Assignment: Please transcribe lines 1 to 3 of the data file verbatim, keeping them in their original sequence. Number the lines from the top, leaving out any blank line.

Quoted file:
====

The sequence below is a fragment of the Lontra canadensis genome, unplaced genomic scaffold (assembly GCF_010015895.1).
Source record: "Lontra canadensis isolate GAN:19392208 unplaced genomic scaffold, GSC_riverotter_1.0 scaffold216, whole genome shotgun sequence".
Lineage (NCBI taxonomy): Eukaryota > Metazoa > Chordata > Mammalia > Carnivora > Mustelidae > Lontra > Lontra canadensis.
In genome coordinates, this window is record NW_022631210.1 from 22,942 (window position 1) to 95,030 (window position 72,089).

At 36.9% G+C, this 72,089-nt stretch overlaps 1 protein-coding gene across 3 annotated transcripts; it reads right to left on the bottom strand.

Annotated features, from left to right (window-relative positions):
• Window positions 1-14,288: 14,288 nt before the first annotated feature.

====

The sequence below is a fragment of the Lontra canadensis genome, unplaced genomic scaffold (assembly GCF_010015895.1).
Source record: "Lontra canadensis isolate GAN:19392208 unplaced genomic scaffold, GSC_riverotter_1.0 scaffold216, whole genome shotgun sequence".
Lineage (NCBI taxonomy): Eukaryota > Metazoa > Chordata > Mammalia > Carnivora > Mustelidae > Lontra > Lontra canadensis.